• Li Ran of Half Sky Capital: Bet on GrubHub, because millennials (except for us) can’t cook.

Revolving door

• United Continental is looking for a new chairman after Robert Milton decided to step down. (Its C.E.O., Oscar Munoz, will also see his pay cut after a very bad 2017, P.R.-wise.) (WSJ)

• Goldman Sachs has hired Justin Schmidt, a cryptocurrency trader from Seven Eight Capital, as its head of digital market assets, even if it isn’t setting up a cryptocurrency trading desk (yet). It has also moved Mazen Makarem from Dubai to New York to cover private equity firms and sovereign wealth funds.

• Evercore has hired Wilco Faessen from Barclays as a senior managing director and co-head of its global consumer and retail group. The investment bank has also hired Bill Thompson from Greenhill & Company as a senior managing director and co-C.E.O. of its private capital advisory team.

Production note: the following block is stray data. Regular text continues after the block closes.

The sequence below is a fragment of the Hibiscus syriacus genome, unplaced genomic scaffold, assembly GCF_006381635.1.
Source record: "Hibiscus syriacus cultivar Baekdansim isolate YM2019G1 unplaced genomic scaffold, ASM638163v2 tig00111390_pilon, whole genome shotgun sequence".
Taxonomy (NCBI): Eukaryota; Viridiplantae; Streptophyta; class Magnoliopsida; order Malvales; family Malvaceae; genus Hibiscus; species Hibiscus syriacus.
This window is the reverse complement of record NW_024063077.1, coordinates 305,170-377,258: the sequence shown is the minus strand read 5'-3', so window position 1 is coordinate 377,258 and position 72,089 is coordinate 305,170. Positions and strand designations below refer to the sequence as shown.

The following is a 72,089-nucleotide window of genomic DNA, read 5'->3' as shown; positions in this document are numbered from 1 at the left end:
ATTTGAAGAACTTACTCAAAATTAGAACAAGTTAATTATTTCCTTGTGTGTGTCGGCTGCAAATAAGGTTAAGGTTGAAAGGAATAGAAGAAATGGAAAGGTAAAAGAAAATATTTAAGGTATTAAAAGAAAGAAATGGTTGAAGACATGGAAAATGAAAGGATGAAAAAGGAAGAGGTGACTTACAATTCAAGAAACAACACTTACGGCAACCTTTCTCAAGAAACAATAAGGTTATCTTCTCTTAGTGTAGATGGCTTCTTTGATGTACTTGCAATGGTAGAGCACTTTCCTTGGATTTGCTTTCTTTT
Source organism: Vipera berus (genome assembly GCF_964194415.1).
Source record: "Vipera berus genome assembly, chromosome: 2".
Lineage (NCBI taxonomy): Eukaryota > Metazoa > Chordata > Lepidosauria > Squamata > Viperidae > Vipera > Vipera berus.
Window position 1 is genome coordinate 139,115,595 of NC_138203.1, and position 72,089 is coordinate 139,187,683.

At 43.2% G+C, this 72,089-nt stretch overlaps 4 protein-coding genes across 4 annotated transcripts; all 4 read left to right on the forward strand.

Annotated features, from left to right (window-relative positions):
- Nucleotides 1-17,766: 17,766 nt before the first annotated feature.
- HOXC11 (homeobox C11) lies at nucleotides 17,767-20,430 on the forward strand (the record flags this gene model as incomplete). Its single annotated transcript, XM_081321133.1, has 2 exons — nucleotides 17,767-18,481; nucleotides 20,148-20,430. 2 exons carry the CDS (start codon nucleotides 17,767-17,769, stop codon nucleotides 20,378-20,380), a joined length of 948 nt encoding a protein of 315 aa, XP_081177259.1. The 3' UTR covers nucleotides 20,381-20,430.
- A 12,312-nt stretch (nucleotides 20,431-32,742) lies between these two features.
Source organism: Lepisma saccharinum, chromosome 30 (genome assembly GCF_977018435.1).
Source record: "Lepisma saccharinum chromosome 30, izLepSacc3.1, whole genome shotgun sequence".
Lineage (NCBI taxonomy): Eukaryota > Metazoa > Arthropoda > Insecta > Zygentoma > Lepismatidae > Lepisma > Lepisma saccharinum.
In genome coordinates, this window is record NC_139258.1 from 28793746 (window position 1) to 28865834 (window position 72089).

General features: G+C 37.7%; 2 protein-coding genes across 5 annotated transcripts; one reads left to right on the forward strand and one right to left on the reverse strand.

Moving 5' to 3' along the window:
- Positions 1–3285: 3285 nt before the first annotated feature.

• Dangote Cement, which is owned by Africa’s richest man, Aliko Dangote, has named two new directors: Mick Davis, the former C.E.O. of Xstrata, and Cherie Blair. It also made Joseph Makoju permanent C.E.O. (Bloomberg)

• ComScore has named Bryan Wiener, one of its directors, as C.E.O. (WSJ)

The speed read

• Richard Jenrette, who helped found what became the investment bank D.L.J., died on Sunday at 89. (NYT)

• Deutsche Bank is reportedly considering extensive cuts to its U.S. cash equities business. (Bloomberg)

• Clean energy is becoming mainstream with the help of windmills the size of jumbo jets. (NYT)

• Halliburton has written off its remaining $312 million investment in Venezuela as oil production continues to plummet. (NYT)

• Vanguard is laying groundwork for expansion in China. (Bloomberg)

• Shares in WPP fell after Ford said it might move some of its advertising accounts elsewhere. (CNBC)

• Wells Fargo and G.E. are facing calls to end their decades-old audit relationships with KPMG. (FT)